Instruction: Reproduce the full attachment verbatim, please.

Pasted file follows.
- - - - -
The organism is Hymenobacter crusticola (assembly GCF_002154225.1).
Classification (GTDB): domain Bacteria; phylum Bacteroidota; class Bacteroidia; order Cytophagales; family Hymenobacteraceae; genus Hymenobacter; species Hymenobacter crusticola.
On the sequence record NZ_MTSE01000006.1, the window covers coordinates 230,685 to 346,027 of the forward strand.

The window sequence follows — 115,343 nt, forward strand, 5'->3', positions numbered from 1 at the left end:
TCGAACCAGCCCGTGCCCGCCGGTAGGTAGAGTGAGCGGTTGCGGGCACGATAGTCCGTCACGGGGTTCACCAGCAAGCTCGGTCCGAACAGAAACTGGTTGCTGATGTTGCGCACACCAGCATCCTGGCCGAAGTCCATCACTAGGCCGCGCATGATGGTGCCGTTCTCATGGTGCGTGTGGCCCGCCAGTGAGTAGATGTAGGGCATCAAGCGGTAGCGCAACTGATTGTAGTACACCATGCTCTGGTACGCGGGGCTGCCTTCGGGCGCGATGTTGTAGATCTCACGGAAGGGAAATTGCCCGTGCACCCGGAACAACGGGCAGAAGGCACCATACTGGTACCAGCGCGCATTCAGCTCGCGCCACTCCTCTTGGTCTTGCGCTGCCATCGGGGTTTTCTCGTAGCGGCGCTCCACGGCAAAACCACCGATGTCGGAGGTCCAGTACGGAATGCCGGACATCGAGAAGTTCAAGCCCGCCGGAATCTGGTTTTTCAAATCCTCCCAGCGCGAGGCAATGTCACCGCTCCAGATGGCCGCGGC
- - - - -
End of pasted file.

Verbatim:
The organism is Hymenobacter crusticola (assembly GCF_002154225.1).
Classification (GTDB): domain Bacteria; phylum Bacteroidota; class Bacteroidia; order Cytophagales; family Hymenobacteraceae; genus Hymenobacter; species Hymenobacter crusticola.
On the sequence record NZ_MTSE01000006.1, the window covers coordinates 230,685 to 346,027 of the forward strand.

The window sequence follows — 115,343 nt, forward strand, 5'->3', positions numbered from 1 at the left end:
TCGAACCAGCCCGTGCCCGCCGGTAGGTAGAGTGAGCGGTTGCGGGCACGATAGTCCGTCACGGGGTTCACCAGCAAGCTCGGTCCGAACAGAAACTGGTTGCTGATGTTGCGCACACCAGCATCCTGGCCGAAGTCCATCACTAGGCCGCGCATGATGGTGCCGTTCTCATGGTGCGTGTGGCCCGCCAGTGAGTAGATGTAGGGCATCAAGCGGTAGCGCAACTGATTGTAGTACACCATGCTCTGGTACGCGGGGCTGCCTTCGGGCGCGATGTTGTAGATCTCACGGAAGGGAAATTGCCCGTGCACCCGGAACAACGGGCAGAAGGCACCATACTGGTACCAGCGCGCATTCAGCTCGCGCCACTCCTCTTGGTCTTGCGCTGCCATCGGGGTTTTCTCGTAGCGGCGCTCCACGGCAAAACCACCGATGTCGGAGGTCCAGTACGGAATGCCGGACATCGAGAAGTTCAAGCCCGCCGGAATCTGGTTTTTCAAATCCTCCCAGCGCGAGGCAATGTCACCGCTCCAGATGGCCGCGGC